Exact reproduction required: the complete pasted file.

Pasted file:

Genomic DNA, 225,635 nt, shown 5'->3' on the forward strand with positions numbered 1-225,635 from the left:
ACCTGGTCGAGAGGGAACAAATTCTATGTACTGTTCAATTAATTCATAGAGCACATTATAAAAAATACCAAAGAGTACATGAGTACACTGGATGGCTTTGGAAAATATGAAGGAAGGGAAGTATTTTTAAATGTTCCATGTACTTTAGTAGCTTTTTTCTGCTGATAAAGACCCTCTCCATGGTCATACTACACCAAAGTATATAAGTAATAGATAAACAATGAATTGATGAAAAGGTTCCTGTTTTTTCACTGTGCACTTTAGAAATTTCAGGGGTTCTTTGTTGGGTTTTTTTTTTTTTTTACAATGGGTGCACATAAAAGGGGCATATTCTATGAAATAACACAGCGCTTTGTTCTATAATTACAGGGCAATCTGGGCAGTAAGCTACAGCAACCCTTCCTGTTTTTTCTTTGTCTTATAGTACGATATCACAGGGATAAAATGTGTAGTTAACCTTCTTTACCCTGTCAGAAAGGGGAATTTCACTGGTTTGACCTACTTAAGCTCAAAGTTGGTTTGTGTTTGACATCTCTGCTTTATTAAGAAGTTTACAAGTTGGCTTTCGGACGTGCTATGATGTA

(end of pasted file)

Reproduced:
Genomic DNA, 225,635 nt, shown 5'->3' on the forward strand with positions numbered 1-225,635 from the left:
ACCTGGTCGAGAGGGAACAAATTCTATGTACTGTTCAATTAATTCATAGAGCACATTATAAAAAATACCAAAGAGTACATGAGTACACTGGATGGCTTTGGAAAATATGAAGGAAGGGAAGTATTTTTAAATGTTCCATGTACTTTAGTAGCTTTTTTCTGCTGATAAAGACCCTCTCCATGGTCATACTACACCAAAGTATATAAGTAATAGATAAACAATGAATTGATGAAAAGGTTCCTGTTTTTTCACTGTGCACTTTAGAAATTTCAGGGGTTCTTTGTTGGGTTTTTTTTTTTTTTTACAATGGGTGCACATAAAAGGGGCATATTCTATGAAATAACACAGCGCTTTGTTCTATAATTACAGGGCAATCTGGGCAGTAAGCTACAGCAACCCTTCCTGTTTTTTCTTTGTCTTATAGTACGATATCACAGGGATAAAATGTGTAGTTAACCTTCTTTACCCTGTCAGAAAGGGGAATTTCACTGGTTTGACCTACTTAAGCTCAAAGTTGGTTTGTGTTTGACATCTCTGCTTTATTAAGAAGTTTACAAGTTGGCTTTCGGACGTGCTATGATGTA